Sending and receiving documents and files in the form of an attachment is something that we are all very familiar with. The recipient is required to double-click on the attachment to open it and then it can be saved off as required.
However, did you know that there is a different way to attach documents? That you can also send the contents of a document in the body of the email as opposed to an attached file? This can sometimes be really useful and can be done by simply adding a button to the Quick Access Toolbar in Word.
Open the Word document you would like to send
Click the drop-down arrow on the Quick Access toolbar
Select More Commands
Select Commands Not in the Ribbonfrom the Choose commands from drop-down menu
Scroll down and select Send to Mail Recipient
The Send to Mail recipient icon will now be on the Quick Access Toolbar.
Click Send to Mail Recipient
Email fields will show. Complete these as normal. The Word document will appear in the body as opposed to as an attachment.
Conditional Formatting in Outlook is a really useful tool that allows you to customise how different messages appear in your inbox message list based on criteria that you set.
By default, conditional formatting makes unread messages appear in bold but you can add your own customisations also. For example, you may want messages that are just sent to you and no one else appear larger in your message list, or you may want message that are sent to you from your manager to appear in a different colour so they stand out. Both of these things can be done by applying conditional formatting.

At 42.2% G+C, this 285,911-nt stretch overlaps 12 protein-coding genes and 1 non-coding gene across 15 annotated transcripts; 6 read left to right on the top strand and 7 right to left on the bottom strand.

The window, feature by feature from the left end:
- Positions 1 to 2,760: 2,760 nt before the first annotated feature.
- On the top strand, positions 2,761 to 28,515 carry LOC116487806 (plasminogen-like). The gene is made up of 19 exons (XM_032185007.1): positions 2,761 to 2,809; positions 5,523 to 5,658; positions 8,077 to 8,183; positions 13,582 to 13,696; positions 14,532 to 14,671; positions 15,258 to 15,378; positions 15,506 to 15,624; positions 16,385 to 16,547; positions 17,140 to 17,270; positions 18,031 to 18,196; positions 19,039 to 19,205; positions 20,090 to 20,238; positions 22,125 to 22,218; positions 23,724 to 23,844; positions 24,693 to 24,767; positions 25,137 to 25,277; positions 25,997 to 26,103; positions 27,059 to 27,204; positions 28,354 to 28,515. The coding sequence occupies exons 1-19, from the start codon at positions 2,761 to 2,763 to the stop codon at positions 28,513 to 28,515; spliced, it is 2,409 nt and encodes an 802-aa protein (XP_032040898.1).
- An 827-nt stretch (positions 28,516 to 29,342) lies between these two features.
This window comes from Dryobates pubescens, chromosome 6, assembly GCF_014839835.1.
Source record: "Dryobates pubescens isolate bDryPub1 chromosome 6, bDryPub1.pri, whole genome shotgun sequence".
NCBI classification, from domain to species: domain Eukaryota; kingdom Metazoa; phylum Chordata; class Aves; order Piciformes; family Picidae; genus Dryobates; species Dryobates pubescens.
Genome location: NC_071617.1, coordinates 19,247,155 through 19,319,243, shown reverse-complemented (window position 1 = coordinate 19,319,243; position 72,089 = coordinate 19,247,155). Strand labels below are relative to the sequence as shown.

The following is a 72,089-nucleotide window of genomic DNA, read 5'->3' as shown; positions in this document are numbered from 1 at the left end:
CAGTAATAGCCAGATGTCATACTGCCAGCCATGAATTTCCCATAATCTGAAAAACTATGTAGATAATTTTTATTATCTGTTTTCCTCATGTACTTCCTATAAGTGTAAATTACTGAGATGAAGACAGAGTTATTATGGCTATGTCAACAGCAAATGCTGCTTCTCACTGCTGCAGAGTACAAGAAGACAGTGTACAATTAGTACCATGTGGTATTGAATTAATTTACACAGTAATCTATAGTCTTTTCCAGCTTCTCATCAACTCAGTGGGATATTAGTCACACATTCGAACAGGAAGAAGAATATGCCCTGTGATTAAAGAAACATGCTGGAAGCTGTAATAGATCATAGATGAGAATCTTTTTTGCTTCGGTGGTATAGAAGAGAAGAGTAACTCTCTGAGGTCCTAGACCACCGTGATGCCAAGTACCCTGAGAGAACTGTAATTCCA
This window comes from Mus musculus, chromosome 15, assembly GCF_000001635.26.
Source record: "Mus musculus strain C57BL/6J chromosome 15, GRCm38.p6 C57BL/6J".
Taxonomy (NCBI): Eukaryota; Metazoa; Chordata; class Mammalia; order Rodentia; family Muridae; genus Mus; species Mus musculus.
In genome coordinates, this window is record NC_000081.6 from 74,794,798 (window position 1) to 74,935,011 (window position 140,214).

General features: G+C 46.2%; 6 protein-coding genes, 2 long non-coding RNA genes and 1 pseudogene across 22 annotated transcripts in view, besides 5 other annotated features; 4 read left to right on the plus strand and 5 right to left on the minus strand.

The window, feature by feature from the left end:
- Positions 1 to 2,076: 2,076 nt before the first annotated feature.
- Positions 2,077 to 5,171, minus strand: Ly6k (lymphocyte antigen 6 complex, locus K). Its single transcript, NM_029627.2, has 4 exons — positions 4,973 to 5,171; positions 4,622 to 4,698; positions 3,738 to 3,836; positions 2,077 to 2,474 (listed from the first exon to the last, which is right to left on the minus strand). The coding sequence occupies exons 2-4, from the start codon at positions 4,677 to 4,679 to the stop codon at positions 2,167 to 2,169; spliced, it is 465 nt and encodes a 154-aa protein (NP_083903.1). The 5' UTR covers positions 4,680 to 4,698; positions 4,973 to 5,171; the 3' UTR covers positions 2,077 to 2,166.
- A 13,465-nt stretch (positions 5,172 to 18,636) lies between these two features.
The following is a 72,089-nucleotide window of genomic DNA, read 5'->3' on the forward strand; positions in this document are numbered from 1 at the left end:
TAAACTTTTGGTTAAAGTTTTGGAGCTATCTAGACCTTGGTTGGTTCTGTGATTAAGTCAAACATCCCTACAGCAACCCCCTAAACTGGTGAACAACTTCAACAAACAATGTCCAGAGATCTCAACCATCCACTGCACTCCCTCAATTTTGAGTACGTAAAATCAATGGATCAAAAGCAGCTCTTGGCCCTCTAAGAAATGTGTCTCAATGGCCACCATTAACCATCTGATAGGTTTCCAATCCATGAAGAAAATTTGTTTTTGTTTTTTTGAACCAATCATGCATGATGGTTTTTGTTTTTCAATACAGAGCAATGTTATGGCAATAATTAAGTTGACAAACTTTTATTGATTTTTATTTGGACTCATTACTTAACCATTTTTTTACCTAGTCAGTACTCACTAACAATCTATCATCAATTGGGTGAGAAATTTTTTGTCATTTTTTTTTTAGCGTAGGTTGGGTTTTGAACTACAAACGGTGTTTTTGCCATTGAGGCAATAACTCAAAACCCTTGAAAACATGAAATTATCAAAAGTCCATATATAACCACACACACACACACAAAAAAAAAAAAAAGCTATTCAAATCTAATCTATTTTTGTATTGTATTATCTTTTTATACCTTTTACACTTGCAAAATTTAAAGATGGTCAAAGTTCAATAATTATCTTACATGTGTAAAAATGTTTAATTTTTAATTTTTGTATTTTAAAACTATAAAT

Setting up Conditional Formatting
From your inbox:
Click on the Viewtab
In the Current View group, click View Settings
Click Conditional Formatting
Click Addto create a conditional formatting rule
Let’s look at an example. I want to create a formatting rule for mail that is sent only to me. I have named by rule ‘Only Me’.
Put a tick in the ‘When I Am’ box and specify ‘the only person on to To line’
Select how you wish these messages to appear. As these are important I have changed the font style, made it purple and bigger so they really stand out.
When I switch back to my inbox, I can now see the conditional formatting has been applied to my message list.
Another example would be setting conditional formatting for mails that come in from a specific person.
To do this, repeat the above steps but when you click Condition, enter the name of the person in the From field. Click OKand then set the formatting options through Font.
There are lots of options within conditional formatting so its worth taking a look at trying out different options to make your important mails really stand out from the others.
Do you forever find yourself running the same search over and over again in Outlook? Maybe you frequently have to search for emails from your manager that contain attachments?
Outlook has a really useful search feature that you can use to find your emails but wouldn’t you rather be able to find what you are looking for in one click? Creating Outlook Search Folders for your frequently searched for email items is a great way to cut down on the amount of time you spend searching for emails.
Click the Foldertab
Click New Search Folder
You can choose to select the items you would like to search for from the default list presented, i.e. if I want to create a search for all emails from my manager, I would select ‘Mail from and to specific people’and then select my managers name by clicking ‘Choose‘.
However, if you would like to create a folder that searches using multiple criteria you will need to create a Custom Search.
Scroll down in the list and select Create a Custom Search Folder
Add a name for your search folder
You can select criteria for your search from any of the three tabs. In this example, I want a search folder that quickly searches for all emails from David that contain attachments.
A new folder will be created under Search Folders in your folder list. Click on the folder to run the search.